Jesus Christ is the Center of all Clare’s thoughts, the focus of her love. He is the Mirror, in which she will look every day. In Him she recognizes the depths of the Divine Mysteries, the essence of the external world and the innermost nature of her own person. The essential nature of the life of Jesus, in Whose footsteps she seeks to follow, consists, for her, in His humble descent into the poverty of human life, where the wealth that is God’s will can be encountered.
The spirituality of St Clare is, on the one hand, very much the same as that of St Francis, but on the other hand, she is more finely attuned, more ‘womanly’ in her empathy towards the most apparently insignificant movements of the human heart.
Few in number are her writings, yet, though they offer us no easy access to contemplating the humble Jesus, they are in the deepest sense simple. Only after the passage of time can the deep spiritual sustenance contained in the writings of St Clare be apparent to our modern analytical way of looking, used as we are to seeing only the surface meaning of things.
See more clearly with Clare! Her insights, result of decades of contemplation, will lead us into the deep clarity that satisfies our yearnings, to look upon God, to contemplate Him.
Prayer, poverty, a life of penance, and a life lived in community as the expression of a life in communion with God: for Clare, these form the firm foundation on which she discovers the very core of her faith. Through her life of prayer, poverty and her life of penance in community with her Sisters, Clare gains an insight into the deeper significance of what the Son of God preaches and proclaims from Crib and Cross. Gripped by what she experiences in her love for Jesus Christ laid in a manger and nailed to a cross, she shares these in her letters to Agnes of Prague:
“Look at the border of this mirror, that is, the poverty of Him Who was placed in a manger and wrapped in swaddling clothes. O marvelous humility! O astonishing poverty! The King of angels, the Lord of heaven and earth, is laid in a manger!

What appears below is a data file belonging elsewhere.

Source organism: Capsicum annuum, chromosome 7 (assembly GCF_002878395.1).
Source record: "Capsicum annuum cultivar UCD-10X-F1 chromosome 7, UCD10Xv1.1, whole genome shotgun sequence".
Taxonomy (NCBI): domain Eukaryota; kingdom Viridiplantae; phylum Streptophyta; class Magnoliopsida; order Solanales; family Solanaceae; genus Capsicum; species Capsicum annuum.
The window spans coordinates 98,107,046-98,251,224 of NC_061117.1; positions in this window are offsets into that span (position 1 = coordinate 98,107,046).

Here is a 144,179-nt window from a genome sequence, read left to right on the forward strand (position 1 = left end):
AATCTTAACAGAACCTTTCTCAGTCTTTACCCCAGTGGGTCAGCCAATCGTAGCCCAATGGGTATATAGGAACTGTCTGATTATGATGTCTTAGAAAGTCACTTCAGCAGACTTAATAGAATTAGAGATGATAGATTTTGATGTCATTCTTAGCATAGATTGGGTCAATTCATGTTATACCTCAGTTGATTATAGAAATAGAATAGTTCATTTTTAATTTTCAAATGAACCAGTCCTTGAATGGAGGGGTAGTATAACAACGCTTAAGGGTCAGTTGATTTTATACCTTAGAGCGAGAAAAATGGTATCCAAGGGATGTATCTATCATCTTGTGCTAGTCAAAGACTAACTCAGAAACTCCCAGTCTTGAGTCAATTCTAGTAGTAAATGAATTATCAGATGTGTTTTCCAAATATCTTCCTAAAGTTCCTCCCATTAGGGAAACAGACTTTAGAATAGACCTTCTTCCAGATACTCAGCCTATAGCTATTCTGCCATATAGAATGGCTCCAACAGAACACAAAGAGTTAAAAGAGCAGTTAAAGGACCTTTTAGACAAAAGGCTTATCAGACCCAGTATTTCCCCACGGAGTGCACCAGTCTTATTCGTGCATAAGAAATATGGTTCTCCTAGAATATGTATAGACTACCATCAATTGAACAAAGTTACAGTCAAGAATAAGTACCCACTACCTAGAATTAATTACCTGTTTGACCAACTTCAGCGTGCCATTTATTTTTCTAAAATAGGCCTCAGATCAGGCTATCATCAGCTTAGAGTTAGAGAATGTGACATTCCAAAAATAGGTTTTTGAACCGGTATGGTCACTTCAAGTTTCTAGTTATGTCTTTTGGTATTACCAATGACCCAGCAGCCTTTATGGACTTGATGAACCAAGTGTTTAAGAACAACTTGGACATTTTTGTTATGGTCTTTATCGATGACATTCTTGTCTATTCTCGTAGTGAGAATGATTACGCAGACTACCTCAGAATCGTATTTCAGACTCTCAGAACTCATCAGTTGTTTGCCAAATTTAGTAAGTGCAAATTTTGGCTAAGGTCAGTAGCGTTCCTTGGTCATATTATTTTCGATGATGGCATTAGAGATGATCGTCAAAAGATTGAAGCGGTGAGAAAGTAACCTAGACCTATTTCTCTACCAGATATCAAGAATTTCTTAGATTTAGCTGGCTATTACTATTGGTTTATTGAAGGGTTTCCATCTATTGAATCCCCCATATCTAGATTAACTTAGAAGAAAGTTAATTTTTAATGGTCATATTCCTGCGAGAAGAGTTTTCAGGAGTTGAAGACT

Then, at the surface of the mirror, consider the holy humility, the blessed poverty, the untold labors and burdens that He endured for the redemption of the whole human race. Then, in the depth of this same mirror, contemplate the ineffable charity that led Him to suffer on the wood of the Cross and to die there the most shameful kind of death … From this moment, then, O Queen of our heavenly King, let yourself be inflamed more strongly with the fervor of charity.” (4 Letter to Agnes, 19 -27)
Clare is overwhelmed by God’s love. That the Great, the Most High, the Lord Himself has become Man out of Love for humankind has become Man to redeem His people! Crib and Cross: before these we stand, before the very core of Clare’s spirituality. When all is said and done, it is from the Crib and the Cross that Clare draws her radicality, her Poverty and her Form of Life. Clare is enraptured and fascinated by the message of Love that she reads in the Gospel: God identifies Himself with His lost people by the Incarnation and by the Death upon the Cross of His Son. Clare wanted to give throughout her whole life an adequate response to this Mystery of Faith. In her intuitive relationship to the Crib and the Cross – for her the outward signs of God’s Love that seeks out humankind in its abandoned state – Clare feels in the very depths of her soul that she is the recipient of God’s gifts to her. Crib and Cross, as signs that humankind has been liberated and given back to life, make it clear to Clare and her Sisters that their life takes its origin deep down at the very wellsprings of the Love which God has for His people. Clare feels that she has been given the gift of Life itself. This attitude that assures her that she has been most richly endowed is imprinted upon her self understanding. She knows that every day she will receive further gifts.